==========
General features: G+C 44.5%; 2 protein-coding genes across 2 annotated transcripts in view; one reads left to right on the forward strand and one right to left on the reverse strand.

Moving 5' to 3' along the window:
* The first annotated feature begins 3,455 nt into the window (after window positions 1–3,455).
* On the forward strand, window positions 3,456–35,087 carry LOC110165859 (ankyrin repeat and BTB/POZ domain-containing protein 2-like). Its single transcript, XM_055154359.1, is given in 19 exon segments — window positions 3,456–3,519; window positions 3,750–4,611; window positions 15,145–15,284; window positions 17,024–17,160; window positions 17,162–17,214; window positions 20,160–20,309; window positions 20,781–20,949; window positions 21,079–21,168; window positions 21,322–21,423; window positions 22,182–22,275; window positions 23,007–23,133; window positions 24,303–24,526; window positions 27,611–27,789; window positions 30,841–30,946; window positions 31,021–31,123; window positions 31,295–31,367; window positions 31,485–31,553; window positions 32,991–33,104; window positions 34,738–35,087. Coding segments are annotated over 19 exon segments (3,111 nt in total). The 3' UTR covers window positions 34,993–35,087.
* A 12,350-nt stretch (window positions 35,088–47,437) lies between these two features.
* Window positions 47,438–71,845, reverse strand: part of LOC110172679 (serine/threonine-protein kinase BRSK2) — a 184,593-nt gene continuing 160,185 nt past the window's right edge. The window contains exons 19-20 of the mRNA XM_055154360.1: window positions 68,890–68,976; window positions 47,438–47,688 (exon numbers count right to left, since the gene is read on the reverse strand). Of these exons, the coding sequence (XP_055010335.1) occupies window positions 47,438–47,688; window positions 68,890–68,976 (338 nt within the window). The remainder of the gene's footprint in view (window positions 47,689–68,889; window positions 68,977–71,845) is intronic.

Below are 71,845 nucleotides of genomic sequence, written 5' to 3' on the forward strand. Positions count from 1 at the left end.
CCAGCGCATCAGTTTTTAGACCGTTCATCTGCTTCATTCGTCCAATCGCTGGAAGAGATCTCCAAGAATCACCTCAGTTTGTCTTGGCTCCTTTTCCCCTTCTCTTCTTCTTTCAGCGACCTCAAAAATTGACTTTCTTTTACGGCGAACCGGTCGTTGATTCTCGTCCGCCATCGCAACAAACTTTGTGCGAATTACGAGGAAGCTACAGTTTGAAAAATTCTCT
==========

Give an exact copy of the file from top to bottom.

General features: G+C 44.5%; 2 protein-coding genes across 2 annotated transcripts in view; one reads left to right on the forward strand and one right to left on the reverse strand.

Moving 5' to 3' along the window:
* The first annotated feature begins 3,455 nt into the window (after window positions 1–3,455).
* On the forward strand, window positions 3,456–35,087 carry LOC110165859 (ankyrin repeat and BTB/POZ domain-containing protein 2-like). Its single transcript, XM_055154359.1, is given in 19 exon segments — window positions 3,456–3,519; window positions 3,750–4,611; window positions 15,145–15,284; window positions 17,024–17,160; window positions 17,162–17,214; window positions 20,160–20,309; window positions 20,781–20,949; window positions 21,079–21,168; window positions 21,322–21,423; window positions 22,182–22,275; window positions 23,007–23,133; window positions 24,303–24,526; window positions 27,611–27,789; window positions 30,841–30,946; window positions 31,021–31,123; window positions 31,295–31,367; window positions 31,485–31,553; window positions 32,991–33,104; window positions 34,738–35,087. Coding segments are annotated over 19 exon segments (3,111 nt in total). The 3' UTR covers window positions 34,993–35,087.
* A 12,350-nt stretch (window positions 35,088–47,437) lies between these two features.
* Window positions 47,438–71,845, reverse strand: part of LOC110172679 (serine/threonine-protein kinase BRSK2) — a 184,593-nt gene continuing 160,185 nt past the window's right edge. The window contains exons 19-20 of the mRNA XM_055154360.1: window positions 68,890–68,976; window positions 47,438–47,688 (exon numbers count right to left, since the gene is read on the reverse strand). Of these exons, the coding sequence (XP_055010335.1) occupies window positions 47,438–47,688; window positions 68,890–68,976 (338 nt within the window). The remainder of the gene's footprint in view (window positions 47,689–68,889; window positions 68,977–71,845) is intronic.

Below are 71,845 nucleotides of genomic sequence, written 5' to 3' on the forward strand. Positions count from 1 at the left end.
CCAGCGCATCAGTTTTTAGACCGTTCATCTGCTTCATTCGTCCAATCGCTGGAAGAGATCTCCAAGAATCACCTCAGTTTGTCTTGGCTCCTTTTCCCCTTCTCTTCTTCTTTCAGCGACCTCAAAAATTGACTTTCTTTTACGGCGAACCGGTCGTTGATTCTCGTCCGCCATCGCAACAAACTTTGTGCGAATTACGAGGAAGCTACAGTTTGAAAAATTCTCT